Thursday, July 11, 2013

Into the Looking-Glass Wood

by Alberto Manguel
San Diego, CA : Harcourt, 2000.

I was first introduced to Alberto Manguel's essays through The Library at Night, an homage to libraries private and public, and a rumination on reading including philosophy, history and literary criticism. Into the Looking-Glass Wood is similar in erudition and style but, much like the book from which he takes its name, its topics are all over the place. In this, you will see more of the man and perhaps a little less of the reader.

Libraries and books are my passion, so naturally I feel more drawn to a book where every essay is about that, and one theme builds on another in a natural progression. That's not to say that I didn't enjoy this collection: "St. Augustine's Computer," a rumination on the tension between books and technology, is worth the price of the book alone, and "Taking Chesterton at His Word" caused me to download a few of that author's books on my e-reader to rectify the fact that I've read nothing by G.K. Chesterton. It simply means that, as a different person with different interests from Manguel's, I was less than enthralled with some essays that had very little meaning or interest for me, personally. Another reader may appreciate more than I the essay on erotic literature or would have read Richard Outram to more ably connect with what Manguel had to say about him. So though I found it to be a mixed bag, I can fairly confidently recommend it to readers of books about books with the suggestion that there's something for everyone, and it's worthy of thought and discussion long after reading.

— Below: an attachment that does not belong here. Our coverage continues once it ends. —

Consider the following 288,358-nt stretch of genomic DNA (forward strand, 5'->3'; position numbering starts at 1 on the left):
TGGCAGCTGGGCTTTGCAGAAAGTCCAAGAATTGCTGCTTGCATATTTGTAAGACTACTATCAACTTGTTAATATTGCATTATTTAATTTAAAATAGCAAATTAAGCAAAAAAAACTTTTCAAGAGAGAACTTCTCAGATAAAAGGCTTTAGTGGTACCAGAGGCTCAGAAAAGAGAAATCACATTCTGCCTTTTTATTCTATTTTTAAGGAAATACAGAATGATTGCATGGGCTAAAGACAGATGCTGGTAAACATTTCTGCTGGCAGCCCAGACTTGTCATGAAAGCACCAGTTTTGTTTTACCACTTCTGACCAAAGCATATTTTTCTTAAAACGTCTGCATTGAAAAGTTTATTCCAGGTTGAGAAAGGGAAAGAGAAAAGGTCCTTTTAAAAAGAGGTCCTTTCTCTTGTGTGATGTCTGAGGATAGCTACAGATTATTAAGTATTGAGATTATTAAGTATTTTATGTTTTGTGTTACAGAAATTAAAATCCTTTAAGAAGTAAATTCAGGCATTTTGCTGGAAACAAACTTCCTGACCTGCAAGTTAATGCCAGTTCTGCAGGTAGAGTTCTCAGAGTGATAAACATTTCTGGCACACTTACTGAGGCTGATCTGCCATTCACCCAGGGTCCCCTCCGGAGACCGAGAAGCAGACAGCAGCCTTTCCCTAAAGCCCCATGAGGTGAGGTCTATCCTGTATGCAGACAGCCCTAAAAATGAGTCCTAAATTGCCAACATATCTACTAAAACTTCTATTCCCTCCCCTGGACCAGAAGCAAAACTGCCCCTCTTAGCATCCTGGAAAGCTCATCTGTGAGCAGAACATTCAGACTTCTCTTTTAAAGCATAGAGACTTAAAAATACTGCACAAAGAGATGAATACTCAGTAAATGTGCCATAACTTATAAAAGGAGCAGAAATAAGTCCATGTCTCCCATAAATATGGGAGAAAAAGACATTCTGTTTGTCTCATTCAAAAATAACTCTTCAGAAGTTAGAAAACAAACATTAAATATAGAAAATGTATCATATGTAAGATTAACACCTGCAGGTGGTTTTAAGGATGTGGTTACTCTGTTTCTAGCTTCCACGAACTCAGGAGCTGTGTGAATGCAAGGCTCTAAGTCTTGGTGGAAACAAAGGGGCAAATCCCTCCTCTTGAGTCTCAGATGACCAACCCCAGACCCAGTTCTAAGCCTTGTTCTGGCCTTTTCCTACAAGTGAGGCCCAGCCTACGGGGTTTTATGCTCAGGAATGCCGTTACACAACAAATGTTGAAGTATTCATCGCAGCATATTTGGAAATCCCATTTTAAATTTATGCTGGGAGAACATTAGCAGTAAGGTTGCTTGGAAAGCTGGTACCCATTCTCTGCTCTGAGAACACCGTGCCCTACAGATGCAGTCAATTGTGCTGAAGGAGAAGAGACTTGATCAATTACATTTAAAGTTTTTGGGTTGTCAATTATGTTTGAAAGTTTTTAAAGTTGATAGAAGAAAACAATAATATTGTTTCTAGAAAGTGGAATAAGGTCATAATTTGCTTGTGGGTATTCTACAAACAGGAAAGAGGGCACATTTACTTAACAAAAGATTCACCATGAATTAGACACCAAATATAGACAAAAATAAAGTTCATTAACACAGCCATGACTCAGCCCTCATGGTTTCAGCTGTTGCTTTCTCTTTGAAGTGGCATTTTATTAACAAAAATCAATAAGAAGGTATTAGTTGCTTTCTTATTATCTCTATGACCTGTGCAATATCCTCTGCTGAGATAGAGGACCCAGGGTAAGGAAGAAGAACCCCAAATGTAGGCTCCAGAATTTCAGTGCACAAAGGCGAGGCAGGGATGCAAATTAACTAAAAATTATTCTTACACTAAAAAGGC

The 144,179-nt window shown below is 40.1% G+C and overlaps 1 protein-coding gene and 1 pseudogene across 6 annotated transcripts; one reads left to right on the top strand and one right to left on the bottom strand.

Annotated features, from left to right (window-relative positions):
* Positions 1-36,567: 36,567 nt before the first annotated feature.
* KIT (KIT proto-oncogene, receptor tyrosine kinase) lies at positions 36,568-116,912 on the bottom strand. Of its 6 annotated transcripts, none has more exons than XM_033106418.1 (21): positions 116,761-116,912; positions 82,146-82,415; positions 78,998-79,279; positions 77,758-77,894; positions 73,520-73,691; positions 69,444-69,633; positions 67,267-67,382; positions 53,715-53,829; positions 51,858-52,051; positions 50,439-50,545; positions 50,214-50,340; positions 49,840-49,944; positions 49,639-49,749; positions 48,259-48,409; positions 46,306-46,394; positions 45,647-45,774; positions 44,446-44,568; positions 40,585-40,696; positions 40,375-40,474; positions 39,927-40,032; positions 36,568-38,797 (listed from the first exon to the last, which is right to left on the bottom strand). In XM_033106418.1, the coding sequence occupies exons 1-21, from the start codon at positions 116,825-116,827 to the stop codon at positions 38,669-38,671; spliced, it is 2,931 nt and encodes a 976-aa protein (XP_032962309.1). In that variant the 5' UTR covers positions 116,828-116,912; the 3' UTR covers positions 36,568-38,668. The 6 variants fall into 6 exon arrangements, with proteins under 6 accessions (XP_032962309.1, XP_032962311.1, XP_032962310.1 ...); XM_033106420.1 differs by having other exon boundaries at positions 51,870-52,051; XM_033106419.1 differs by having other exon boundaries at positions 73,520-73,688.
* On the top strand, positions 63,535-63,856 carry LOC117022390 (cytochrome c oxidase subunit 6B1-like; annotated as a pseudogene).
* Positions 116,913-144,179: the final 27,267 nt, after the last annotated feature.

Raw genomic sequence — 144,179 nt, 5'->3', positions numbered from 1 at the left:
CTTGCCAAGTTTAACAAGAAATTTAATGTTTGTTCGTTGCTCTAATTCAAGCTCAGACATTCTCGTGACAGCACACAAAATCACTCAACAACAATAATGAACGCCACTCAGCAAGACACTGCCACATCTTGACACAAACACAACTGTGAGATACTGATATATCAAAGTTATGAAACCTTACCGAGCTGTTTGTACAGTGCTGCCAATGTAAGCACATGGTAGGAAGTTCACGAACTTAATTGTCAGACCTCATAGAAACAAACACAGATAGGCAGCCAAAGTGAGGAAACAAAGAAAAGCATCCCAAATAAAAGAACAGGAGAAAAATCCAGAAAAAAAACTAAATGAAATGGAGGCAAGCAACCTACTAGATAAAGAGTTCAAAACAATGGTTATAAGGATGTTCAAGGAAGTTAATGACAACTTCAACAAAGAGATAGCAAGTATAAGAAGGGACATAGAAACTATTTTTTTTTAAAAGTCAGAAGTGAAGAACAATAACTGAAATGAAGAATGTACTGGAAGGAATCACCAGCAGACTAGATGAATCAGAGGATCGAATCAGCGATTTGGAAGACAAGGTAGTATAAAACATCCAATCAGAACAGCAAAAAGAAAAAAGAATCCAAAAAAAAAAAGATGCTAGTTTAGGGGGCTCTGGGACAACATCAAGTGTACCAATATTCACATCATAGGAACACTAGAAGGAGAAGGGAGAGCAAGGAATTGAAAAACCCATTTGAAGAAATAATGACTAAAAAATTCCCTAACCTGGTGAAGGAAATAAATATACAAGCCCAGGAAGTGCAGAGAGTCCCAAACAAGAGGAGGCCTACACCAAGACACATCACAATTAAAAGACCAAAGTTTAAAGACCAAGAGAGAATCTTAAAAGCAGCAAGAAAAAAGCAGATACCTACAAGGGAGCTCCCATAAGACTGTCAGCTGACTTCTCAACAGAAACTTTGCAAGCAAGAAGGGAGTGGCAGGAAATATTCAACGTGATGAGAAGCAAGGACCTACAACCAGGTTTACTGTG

No comments: